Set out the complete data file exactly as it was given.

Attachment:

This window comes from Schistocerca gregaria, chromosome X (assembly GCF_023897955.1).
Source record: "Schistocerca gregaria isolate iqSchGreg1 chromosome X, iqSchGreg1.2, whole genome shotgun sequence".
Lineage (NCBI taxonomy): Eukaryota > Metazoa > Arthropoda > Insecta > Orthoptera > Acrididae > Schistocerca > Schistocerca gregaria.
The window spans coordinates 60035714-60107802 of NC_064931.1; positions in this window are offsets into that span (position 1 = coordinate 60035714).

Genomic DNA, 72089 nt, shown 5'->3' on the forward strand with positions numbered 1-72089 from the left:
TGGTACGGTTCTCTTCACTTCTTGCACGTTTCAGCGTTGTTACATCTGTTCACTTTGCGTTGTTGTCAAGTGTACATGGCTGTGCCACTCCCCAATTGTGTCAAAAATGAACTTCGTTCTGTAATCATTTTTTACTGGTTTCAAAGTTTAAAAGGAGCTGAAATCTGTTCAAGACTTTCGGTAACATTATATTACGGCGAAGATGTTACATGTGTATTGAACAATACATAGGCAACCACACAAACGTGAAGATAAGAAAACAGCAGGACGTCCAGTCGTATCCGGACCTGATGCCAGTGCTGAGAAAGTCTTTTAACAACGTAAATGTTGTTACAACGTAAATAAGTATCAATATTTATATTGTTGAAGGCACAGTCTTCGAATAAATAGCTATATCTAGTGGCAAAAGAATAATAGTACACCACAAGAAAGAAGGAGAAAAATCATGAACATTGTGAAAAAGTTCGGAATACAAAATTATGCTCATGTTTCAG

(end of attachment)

This window comes from Schistocerca gregaria, chromosome X (assembly GCF_023897955.1).
Source record: "Schistocerca gregaria isolate iqSchGreg1 chromosome X, iqSchGreg1.2, whole genome shotgun sequence".
Lineage (NCBI taxonomy): Eukaryota > Metazoa > Arthropoda > Insecta > Orthoptera > Acrididae > Schistocerca > Schistocerca gregaria.
The window spans coordinates 60035714-60107802 of NC_064931.1; positions in this window are offsets into that span (position 1 = coordinate 60035714).

Genomic DNA, 72089 nt, shown 5'->3' on the forward strand with positions numbered 1-72089 from the left:
TGGTACGGTTCTCTTCACTTCTTGCACGTTTCAGCGTTGTTACATCTGTTCACTTTGCGTTGTTGTCAAGTGTACATGGCTGTGCCACTCCCCAATTGTGTCAAAAATGAACTTCGTTCTGTAATCATTTTTTACTGGTTTCAAAGTTTAAAAGGAGCTGAAATCTGTTCAAGACTTTCGGTAACATTATATTACGGCGAAGATGTTACATGTGTATTGAACAATACATAGGCAACCACACAAACGTGAAGATAAGAAAACAGCAGGACGTCCAGTCGTATCCGGACCTGATGCCAGTGCTGAGAAAGTCTTTTAACAACGTAAATGTTGTTACAACGTAAATAAGTATCAATATTTATATTGTTGAAGGCACAGTCTTCGAATAAATAGCTATATCTAGTGGCAAAAGAATAATAGTACACCACAAGAAAGAAGGAGAAAAATCATGAACATTGTGAAAAAGTTCGGAATACAAAATTATGCTCATGTTTCAG